Smart School Siting
Smart School Siting
How School Locations Can Make Students Healthier and Communities Stronger
Forty years ago, almost half of all students walked or biked to school. Now, only 14 percent of children do.
Why this change? The biggest reason is because today’s schools are located too far from children’s homes for walking or biking to be practical. In recent decades, schools have increasingly been built on the outskirts of communities, too far from children’s homes for walking or biking to be practical. Meanwhile, obesity rates in children and adolescents have more than tripled, and a third of children are overweight or obese.
But school locations can help make students healthier. When schools are located near where children live, kids can walk and bicycle to school, as well as use school playgrounds and facilities for physical activity outside of school hours.
ChangeLab Solutions has developed a package of school siting policies for school districts that want to ensure that their school siting decisions support the educational success, physical health, and overall well-being of students and their community. Download our model policies and accompanying fact sheet (“Smart School Siting”) below.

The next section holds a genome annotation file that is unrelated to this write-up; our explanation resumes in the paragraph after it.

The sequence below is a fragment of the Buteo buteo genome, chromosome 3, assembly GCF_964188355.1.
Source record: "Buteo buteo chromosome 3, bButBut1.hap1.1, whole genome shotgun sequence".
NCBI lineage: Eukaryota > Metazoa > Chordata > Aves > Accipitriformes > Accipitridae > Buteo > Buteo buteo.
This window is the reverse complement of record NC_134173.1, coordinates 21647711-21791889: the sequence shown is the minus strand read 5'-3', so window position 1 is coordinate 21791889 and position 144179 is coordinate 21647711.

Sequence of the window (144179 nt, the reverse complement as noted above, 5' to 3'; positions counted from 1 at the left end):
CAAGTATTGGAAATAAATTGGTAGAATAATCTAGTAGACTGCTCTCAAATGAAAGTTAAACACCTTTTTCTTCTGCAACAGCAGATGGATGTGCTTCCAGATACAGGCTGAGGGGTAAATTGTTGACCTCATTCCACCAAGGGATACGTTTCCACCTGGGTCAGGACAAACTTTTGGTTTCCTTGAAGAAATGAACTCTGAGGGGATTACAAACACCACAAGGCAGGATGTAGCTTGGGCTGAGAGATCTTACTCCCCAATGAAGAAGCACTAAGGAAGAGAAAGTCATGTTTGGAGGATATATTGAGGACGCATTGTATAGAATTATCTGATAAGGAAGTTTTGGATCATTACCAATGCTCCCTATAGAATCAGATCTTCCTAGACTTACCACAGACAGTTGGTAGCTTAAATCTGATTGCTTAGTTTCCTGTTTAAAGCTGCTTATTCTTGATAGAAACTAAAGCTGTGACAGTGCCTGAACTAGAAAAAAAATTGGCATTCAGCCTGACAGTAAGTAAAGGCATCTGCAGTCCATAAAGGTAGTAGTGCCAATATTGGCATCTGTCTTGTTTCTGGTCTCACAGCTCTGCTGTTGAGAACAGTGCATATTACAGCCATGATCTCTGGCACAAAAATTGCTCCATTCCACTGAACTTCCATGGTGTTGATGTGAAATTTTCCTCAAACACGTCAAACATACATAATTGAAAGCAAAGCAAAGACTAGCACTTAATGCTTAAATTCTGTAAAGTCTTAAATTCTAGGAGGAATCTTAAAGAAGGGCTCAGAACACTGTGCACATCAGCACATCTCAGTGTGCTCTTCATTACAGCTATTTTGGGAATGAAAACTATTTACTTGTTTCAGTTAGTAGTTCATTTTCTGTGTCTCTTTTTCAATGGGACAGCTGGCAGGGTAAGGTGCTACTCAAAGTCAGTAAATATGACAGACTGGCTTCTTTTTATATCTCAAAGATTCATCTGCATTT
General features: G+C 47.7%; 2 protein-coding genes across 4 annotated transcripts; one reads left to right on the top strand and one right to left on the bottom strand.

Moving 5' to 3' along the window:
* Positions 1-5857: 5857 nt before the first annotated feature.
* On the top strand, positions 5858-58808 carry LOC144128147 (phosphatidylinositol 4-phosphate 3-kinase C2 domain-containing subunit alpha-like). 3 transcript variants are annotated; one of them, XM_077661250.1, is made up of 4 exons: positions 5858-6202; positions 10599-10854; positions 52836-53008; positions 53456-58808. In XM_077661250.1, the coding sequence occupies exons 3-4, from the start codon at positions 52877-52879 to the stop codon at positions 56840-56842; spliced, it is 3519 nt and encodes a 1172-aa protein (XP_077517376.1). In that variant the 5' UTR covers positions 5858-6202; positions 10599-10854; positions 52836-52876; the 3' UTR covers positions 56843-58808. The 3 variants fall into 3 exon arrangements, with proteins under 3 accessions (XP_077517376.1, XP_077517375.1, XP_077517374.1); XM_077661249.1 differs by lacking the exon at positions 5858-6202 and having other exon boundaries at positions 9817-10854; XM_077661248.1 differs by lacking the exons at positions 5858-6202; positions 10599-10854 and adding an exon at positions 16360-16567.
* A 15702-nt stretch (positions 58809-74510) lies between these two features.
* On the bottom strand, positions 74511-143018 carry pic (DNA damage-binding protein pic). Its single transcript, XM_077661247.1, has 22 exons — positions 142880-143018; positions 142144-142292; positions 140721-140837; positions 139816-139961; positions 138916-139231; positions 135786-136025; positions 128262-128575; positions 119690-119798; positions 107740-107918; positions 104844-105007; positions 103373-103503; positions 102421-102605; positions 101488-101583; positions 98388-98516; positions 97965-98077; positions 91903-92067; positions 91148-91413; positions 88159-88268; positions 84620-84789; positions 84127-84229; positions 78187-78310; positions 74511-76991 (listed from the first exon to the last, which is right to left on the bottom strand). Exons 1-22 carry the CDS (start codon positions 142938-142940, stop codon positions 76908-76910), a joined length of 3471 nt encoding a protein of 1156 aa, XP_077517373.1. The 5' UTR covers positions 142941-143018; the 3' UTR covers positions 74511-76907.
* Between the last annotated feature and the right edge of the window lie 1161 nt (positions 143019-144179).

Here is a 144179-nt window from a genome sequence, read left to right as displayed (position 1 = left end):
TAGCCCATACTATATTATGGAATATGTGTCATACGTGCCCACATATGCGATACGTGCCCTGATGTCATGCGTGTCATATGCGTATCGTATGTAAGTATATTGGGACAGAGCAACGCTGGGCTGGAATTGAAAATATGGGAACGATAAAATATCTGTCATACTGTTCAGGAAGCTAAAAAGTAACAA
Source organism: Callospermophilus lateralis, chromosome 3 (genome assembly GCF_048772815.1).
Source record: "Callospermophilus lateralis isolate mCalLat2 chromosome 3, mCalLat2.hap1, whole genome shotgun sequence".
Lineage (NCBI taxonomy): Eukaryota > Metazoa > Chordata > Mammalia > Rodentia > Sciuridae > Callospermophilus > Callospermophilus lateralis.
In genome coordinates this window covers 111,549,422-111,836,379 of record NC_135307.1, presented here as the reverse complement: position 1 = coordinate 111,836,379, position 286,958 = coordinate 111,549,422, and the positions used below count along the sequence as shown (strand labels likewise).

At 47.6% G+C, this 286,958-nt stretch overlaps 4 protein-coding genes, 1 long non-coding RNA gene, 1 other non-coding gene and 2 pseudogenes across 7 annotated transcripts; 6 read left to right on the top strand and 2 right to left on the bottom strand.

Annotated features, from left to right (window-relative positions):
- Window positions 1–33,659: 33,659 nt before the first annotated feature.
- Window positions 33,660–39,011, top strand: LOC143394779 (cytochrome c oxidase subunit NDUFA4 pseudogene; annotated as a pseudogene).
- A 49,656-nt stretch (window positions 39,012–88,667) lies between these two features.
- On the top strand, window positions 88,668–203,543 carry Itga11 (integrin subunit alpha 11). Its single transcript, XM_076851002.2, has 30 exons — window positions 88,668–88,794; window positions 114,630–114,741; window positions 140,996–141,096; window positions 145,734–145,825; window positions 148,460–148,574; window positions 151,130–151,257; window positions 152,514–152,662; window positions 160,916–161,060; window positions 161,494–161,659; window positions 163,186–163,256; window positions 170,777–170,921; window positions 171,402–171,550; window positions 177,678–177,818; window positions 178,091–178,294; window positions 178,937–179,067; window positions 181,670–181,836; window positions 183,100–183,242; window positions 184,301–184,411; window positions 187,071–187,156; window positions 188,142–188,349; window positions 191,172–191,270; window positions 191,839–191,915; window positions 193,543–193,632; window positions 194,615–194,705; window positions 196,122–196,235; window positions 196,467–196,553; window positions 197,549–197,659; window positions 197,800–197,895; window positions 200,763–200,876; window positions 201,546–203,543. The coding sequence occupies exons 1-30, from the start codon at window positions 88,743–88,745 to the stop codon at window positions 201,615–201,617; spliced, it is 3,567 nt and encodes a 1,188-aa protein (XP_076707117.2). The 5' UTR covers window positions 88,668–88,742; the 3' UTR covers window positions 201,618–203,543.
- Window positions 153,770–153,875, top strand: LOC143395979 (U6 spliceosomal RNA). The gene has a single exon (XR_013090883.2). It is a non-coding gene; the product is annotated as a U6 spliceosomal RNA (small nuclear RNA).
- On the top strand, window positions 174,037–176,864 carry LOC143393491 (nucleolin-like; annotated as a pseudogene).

For additional resources, review our Ten Fundamental Principles of Smart School Siting, read the transcript of a live chat on school siting with ChangeLab Solutions' attorney Sara Zimmerman and other school siting experts.
We’re also happy to work with your state or community to tailor our model policies to your particular needs. (We recently developed policies specifically for Illinois school districts, available below.) For resources and a model ordinance enabling local governments to support smart school siting, click here. Contact us today to find out how to put these tools to work for your community.
PLEASE NOTE: The Model School Siting Policies for School Districts were updated in January 2015 to reflect recent Supreme Court decisions that affect how race and ethnicity may be considered in the school siting process. Any Supreme Court decisions subsequent to January 2015 are not reflected in the model policies.